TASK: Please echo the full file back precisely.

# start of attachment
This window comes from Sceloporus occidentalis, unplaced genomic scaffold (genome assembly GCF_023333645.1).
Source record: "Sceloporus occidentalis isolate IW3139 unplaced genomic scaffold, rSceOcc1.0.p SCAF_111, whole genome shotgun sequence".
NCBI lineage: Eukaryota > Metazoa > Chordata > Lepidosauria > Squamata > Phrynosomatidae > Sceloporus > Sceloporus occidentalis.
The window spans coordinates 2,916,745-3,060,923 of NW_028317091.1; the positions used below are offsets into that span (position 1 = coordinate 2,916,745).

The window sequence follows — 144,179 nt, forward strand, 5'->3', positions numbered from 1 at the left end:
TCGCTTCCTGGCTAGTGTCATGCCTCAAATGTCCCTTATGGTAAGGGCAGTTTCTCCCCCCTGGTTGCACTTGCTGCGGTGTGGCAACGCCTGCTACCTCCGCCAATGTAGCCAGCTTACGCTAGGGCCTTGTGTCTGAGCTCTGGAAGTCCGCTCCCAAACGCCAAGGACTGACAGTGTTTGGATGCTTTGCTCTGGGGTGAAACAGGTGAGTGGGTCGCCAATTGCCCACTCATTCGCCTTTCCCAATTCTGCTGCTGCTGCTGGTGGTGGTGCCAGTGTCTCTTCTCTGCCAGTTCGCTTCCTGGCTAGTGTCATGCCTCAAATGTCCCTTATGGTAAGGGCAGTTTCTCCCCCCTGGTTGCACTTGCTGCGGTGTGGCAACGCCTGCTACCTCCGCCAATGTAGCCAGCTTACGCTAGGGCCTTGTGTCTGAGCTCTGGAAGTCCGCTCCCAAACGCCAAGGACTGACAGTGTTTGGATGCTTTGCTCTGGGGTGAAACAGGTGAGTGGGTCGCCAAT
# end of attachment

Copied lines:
This window comes from Sceloporus occidentalis, unplaced genomic scaffold (genome assembly GCF_023333645.1).
Source record: "Sceloporus occidentalis isolate IW3139 unplaced genomic scaffold, rSceOcc1.0.p SCAF_111, whole genome shotgun sequence".
NCBI lineage: Eukaryota > Metazoa > Chordata > Lepidosauria > Squamata > Phrynosomatidae > Sceloporus > Sceloporus occidentalis.
The window spans coordinates 2,916,745-3,060,923 of NW_028317091.1; the positions used below are offsets into that span (position 1 = coordinate 2,916,745).

The window sequence follows — 144,179 nt, forward strand, 5'->3', positions numbered from 1 at the left end:
TCGCTTCCTGGCTAGTGTCATGCCTCAAATGTCCCTTATGGTAAGGGCAGTTTCTCCCCCCTGGTTGCACTTGCTGCGGTGTGGCAACGCCTGCTACCTCCGCCAATGTAGCCAGCTTACGCTAGGGCCTTGTGTCTGAGCTCTGGAAGTCCGCTCCCAAACGCCAAGGACTGACAGTGTTTGGATGCTTTGCTCTGGGGTGAAACAGGTGAGTGGGTCGCCAATTGCCCACTCATTCGCCTTTCCCAATTCTGCTGCTGCTGCTGGTGGTGGTGCCAGTGTCTCTTCTCTGCCAGTTCGCTTCCTGGCTAGTGTCATGCCTCAAATGTCCCTTATGGTAAGGGCAGTTTCTCCCCCCTGGTTGCACTTGCTGCGGTGTGGCAACGCCTGCTACCTCCGCCAATGTAGCCAGCTTACGCTAGGGCCTTGTGTCTGAGCTCTGGAAGTCCGCTCCCAAACGCCAAGGACTGACAGTGTTTGGATGCTTTGCTCTGGGGTGAAACAGGTGAGTGGGTCGCCAAT